Charles G. McDaniel
Charlie is a lifelong resident of Fredericksburg, Virginia. He is chairman of the Hillldrup Companies, involved in moving and storage and real estate activities. His business career includes serving on national boards of several major corporations and national trade associations. He is active in many civic organizations. He had many relatives involved in the Civil War including his grandfather, Private George Weedon, of the 4th Virginia Cavalry, from Stafford County.
John F. McManus
A native of Springfield, Virginia, attorney John McManus has called Fredericksburg, Virginia home for more than 22 years. As managing partner of Hirschler Fleischer’s Fredericksburg office and a member of the firm’s board of directors, John is active in the local business community and committed to preserving the area’s rich history. Among other leadership roles, John serves on the board of governors for the Community Foundation of the Rappahannock River Region and is a former board member of Rappahannock Goodwill Industries, Inc.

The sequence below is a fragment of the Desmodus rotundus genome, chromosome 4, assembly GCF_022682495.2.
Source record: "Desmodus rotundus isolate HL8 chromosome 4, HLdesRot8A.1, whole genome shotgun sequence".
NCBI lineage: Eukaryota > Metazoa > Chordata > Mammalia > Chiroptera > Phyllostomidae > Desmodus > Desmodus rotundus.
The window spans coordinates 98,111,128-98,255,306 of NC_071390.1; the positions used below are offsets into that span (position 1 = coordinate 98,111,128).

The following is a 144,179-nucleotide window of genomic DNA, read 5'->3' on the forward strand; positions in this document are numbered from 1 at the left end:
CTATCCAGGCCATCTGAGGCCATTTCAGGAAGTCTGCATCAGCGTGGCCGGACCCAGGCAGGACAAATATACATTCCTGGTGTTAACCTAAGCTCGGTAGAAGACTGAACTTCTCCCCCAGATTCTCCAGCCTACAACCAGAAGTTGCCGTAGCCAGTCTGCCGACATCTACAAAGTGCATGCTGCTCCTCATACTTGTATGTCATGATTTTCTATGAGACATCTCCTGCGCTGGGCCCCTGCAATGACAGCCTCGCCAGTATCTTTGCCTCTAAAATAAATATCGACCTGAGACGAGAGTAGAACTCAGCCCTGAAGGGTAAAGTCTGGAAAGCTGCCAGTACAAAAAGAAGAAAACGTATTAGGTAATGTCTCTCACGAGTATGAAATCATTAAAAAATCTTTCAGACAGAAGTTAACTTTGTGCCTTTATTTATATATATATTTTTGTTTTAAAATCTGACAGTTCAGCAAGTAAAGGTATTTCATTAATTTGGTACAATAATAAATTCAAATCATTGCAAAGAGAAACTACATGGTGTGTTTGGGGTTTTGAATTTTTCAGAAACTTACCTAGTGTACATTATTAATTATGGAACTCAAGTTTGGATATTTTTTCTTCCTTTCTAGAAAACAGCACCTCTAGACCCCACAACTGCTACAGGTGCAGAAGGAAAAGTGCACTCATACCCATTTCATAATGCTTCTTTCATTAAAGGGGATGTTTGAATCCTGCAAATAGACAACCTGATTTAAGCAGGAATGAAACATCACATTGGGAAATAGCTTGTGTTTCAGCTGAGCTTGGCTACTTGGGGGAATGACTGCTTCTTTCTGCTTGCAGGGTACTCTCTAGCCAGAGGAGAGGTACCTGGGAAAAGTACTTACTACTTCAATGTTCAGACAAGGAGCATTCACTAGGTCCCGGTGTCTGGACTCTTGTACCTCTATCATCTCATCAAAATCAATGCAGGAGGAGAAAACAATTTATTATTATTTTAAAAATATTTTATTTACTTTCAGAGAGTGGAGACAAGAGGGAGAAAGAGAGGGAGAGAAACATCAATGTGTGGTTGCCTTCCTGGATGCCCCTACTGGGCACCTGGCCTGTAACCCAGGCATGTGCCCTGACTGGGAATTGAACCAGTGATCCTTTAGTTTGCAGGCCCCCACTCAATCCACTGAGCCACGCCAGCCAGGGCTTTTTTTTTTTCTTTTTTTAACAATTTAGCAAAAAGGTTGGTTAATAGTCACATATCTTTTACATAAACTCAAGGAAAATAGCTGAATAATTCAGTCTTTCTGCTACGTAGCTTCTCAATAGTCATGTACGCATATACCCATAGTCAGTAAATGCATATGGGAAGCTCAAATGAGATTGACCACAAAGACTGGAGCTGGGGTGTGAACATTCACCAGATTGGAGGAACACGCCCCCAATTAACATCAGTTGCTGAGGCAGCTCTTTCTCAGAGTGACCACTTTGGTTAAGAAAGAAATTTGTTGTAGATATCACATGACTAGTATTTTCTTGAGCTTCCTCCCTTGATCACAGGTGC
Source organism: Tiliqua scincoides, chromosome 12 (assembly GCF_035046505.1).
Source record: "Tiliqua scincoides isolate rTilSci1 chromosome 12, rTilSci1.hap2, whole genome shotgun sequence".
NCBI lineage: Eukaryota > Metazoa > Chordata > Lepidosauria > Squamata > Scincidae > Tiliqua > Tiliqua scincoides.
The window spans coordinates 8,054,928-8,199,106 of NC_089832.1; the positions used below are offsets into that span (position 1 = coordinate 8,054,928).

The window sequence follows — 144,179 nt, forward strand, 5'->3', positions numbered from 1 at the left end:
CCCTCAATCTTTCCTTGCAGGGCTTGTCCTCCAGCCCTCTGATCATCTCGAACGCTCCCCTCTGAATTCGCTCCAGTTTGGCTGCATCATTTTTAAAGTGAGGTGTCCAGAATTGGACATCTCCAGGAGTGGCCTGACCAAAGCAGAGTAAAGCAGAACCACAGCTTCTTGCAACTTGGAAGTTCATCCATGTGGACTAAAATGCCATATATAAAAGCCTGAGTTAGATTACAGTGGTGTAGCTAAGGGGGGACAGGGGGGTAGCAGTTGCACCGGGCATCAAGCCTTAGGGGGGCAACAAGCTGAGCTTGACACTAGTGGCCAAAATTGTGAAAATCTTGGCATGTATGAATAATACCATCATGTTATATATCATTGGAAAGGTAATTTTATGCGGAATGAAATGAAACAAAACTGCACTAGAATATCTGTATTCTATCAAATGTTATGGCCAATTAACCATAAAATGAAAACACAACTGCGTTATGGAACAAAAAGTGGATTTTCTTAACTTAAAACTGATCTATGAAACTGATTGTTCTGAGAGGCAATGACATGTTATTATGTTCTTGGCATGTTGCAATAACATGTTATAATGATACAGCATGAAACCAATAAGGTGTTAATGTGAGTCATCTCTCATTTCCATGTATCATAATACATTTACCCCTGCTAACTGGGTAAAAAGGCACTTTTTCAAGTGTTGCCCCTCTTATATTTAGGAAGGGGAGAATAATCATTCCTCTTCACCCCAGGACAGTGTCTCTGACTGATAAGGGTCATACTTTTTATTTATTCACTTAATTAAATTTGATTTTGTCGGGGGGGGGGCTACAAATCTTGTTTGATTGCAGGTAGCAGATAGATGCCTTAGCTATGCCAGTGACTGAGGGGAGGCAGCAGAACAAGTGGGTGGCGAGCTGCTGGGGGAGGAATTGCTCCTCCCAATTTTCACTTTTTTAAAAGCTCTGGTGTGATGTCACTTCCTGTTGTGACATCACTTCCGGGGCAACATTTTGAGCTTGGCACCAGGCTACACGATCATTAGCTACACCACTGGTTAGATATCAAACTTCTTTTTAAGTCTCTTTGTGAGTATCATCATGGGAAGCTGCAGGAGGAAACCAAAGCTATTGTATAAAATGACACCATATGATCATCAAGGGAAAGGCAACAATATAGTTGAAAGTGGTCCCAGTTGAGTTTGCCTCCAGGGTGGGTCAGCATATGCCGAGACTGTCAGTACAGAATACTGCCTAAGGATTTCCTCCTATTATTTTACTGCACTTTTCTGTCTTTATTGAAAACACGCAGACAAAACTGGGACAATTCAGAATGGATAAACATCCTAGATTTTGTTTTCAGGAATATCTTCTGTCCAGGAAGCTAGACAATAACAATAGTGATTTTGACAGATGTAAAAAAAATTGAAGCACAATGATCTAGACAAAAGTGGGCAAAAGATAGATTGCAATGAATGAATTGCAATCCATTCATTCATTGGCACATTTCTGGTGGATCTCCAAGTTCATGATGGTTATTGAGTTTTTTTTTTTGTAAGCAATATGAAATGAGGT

John’s law practices focuses on commercial real estate law, corporate and general business law, and estate planning. He earned his undergraduate degree in History from Bowdoin College, his Master’s degree in Real Estate from Johns Hopkins University and his law degree from Washington & Lee University School of Law. John and his wife Deborah have three sons in college and a yellow lab named Chief.
Founding Member of CVBT. Jim is a Senior‐level managing attorney and organizational leader with a broad range of professional experience in public and private practice including significant expertise in the oil and gas pipeline industry, administrative enforcement, local government, legislation, and civil litigation. He has served as chief legal officer for the City of Fredericksburg in all civil matters.